Minister to seek clarification on S'pore firms

Mr Shanmugam (centre) chatting with Mr Samsudin Sunei, 71, and his wife Habsah Md Zain, 64, after distributing masks to them. The Foreign Minister intends to ask the Indonesian authorities to provide evidence on Singapore-linked firms which apparently use fire to clear land.

SINGAPORE - Foreign Minister K. Shanmugam said he will ask for a clarification on the "contradictory signals" from the Indonesian government regarding the list of Singapore-linked companies which apparently use fire to clear land.

He also intends to ask the authorities there to provide evidence to Singapore as soon as possible.

This comes after an Indonesian presidential aide said last Friday that two firms with links to Singapore - Jakarta-based Sinar Mas Agro Resources and Technology (Smart) and Asia Pacific Resources International (April) - were named as having plantations within the area where hot spots are.

But Environment Minister Vivian Balakrishnan has also said that when he met his counterpart Balthasar Kambuaya on the same day, he was told by the Indonesian Environment Minister that none of the eight companies identified by the Indonesian authorities was Singaporean.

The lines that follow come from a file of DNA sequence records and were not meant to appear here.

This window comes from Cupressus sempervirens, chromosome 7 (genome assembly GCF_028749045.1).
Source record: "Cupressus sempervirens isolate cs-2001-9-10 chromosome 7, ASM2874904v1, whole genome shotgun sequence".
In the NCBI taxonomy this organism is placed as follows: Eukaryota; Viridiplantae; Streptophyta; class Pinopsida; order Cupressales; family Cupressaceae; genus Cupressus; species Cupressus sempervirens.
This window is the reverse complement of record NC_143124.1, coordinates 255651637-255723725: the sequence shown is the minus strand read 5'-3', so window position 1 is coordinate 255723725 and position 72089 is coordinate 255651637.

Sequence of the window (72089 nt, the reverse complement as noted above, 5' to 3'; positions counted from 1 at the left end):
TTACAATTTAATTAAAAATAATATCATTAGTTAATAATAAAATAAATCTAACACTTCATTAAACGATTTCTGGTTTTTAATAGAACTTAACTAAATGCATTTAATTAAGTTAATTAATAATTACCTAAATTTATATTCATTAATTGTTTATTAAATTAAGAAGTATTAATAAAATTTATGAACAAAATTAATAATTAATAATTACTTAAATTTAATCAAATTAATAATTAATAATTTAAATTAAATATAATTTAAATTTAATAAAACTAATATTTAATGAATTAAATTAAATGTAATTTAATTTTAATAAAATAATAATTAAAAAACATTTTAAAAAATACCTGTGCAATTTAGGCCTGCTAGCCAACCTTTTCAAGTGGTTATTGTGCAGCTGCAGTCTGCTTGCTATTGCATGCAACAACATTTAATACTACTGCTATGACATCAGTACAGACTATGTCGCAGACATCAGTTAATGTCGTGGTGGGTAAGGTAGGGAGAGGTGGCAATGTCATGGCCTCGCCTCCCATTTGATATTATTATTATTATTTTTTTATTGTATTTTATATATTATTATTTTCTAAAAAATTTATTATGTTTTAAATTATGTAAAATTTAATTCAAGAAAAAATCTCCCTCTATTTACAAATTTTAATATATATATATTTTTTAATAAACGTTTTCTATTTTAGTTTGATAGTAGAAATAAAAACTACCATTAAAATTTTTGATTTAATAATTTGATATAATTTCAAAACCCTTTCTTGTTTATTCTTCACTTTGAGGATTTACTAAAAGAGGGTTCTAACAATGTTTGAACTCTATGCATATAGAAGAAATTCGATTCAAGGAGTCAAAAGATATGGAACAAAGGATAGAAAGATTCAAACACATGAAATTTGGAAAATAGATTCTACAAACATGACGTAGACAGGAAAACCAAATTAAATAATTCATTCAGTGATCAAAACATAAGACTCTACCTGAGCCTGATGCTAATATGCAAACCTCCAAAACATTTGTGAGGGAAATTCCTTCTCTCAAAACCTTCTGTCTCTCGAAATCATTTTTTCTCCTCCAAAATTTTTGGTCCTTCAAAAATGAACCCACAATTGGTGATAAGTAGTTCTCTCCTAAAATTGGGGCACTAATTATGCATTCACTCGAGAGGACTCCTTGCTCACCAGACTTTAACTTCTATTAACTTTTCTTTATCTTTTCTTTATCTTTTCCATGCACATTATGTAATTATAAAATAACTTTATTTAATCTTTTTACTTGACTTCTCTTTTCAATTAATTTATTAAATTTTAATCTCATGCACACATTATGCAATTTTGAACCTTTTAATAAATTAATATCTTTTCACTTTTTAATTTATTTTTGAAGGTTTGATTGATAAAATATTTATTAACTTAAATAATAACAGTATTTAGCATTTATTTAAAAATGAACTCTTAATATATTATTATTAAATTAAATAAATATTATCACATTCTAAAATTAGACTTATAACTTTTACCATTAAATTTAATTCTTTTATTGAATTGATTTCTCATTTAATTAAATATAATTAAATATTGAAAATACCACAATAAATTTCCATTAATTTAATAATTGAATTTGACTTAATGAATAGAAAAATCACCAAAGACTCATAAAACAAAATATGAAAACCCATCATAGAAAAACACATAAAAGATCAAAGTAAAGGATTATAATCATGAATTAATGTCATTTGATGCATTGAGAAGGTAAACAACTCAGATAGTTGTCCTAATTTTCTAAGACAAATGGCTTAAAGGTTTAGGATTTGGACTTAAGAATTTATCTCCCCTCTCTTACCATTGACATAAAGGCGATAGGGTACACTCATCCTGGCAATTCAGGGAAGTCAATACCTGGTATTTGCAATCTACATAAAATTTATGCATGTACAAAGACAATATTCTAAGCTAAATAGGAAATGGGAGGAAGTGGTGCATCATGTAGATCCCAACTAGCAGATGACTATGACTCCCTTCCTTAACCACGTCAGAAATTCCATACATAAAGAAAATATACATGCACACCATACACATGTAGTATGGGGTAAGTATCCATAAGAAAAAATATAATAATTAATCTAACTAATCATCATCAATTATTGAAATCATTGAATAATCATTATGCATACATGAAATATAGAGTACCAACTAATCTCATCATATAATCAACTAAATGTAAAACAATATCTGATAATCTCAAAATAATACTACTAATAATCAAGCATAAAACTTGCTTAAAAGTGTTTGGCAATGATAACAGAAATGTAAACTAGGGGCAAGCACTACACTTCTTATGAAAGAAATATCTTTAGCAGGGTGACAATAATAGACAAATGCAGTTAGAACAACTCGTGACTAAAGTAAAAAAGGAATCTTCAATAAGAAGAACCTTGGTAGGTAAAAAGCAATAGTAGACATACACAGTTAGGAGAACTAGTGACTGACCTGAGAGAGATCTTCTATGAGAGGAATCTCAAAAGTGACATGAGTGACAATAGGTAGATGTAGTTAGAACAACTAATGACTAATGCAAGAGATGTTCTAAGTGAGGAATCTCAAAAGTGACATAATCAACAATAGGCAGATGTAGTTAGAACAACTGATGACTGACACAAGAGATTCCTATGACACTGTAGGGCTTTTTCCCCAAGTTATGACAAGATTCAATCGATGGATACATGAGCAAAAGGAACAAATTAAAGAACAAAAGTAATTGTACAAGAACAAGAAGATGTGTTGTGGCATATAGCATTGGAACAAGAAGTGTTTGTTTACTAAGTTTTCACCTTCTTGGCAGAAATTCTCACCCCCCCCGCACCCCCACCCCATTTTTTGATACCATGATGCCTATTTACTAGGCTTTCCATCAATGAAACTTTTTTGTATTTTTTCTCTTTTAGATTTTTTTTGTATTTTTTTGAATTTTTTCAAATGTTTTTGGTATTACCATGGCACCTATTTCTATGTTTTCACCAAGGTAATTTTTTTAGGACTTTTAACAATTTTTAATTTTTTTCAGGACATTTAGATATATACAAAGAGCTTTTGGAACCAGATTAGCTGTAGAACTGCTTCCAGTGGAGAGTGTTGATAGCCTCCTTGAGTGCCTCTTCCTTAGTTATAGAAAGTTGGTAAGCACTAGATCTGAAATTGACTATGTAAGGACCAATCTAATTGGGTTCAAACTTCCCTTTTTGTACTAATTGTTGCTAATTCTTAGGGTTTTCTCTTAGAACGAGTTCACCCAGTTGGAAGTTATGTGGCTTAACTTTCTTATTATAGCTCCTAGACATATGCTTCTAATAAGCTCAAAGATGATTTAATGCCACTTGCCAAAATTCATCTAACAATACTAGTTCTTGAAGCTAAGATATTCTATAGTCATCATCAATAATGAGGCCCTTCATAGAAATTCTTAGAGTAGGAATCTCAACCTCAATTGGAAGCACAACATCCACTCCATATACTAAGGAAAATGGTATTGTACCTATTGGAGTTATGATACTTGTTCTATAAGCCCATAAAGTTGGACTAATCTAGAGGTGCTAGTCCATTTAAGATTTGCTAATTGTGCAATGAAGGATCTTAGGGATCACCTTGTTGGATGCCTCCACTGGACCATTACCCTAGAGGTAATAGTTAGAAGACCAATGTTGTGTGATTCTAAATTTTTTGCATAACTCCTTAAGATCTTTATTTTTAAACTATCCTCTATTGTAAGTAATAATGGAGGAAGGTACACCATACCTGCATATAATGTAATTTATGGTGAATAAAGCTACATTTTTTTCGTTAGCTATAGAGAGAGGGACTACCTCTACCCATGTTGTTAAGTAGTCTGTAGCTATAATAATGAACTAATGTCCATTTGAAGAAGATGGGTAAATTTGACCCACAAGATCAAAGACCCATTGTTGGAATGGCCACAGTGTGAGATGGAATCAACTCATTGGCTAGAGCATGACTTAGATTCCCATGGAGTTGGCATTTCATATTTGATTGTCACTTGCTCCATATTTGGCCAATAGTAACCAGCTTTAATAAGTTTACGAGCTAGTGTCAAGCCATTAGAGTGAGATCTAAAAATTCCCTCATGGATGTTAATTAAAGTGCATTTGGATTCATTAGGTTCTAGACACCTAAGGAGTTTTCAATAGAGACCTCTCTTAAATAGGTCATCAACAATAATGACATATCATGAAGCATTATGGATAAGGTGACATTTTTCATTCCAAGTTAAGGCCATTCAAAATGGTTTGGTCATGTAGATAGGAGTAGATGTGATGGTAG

"We need clear clarification and a clear statement from Indonesia together with evidence, because the companies which have been named all denied any involvement," said Mr Shanmugam on Sunday, before giving out masks to residents of studio flats in Yishun.

"They said they are prepared to take people down to their plantations. So who do we believe? And before we can take any action there's got to be evidence, and Indonesia is best placed to give us the evidence."

Earlier, Mr Shanmugam, who also holds the law portfolio, had pointed out that "serious" issues of jurisdiction and international law need to be considered, and he has asked the Attorney-General to look into what can be done to such companies if there is proof that they contributed to the haze.

On Sunday, Dr Balakrishnan confirmed this when he told reporters: "We are discussing with the Attorney-General's Chambers whether we may need to make some changes to our own legislation so we can take action against companies who cause trans-boundary haze."

Meanwhile, an article on Indonesia news site quoted the country's Forestry Minister Zulkifli Hasan as saying that there has so far not been any strong evidence that two paper companies - April, which is headquartered here, and Asia Pulp and Paper, which is supplied by Smart - were responsible for burning forests in Riau.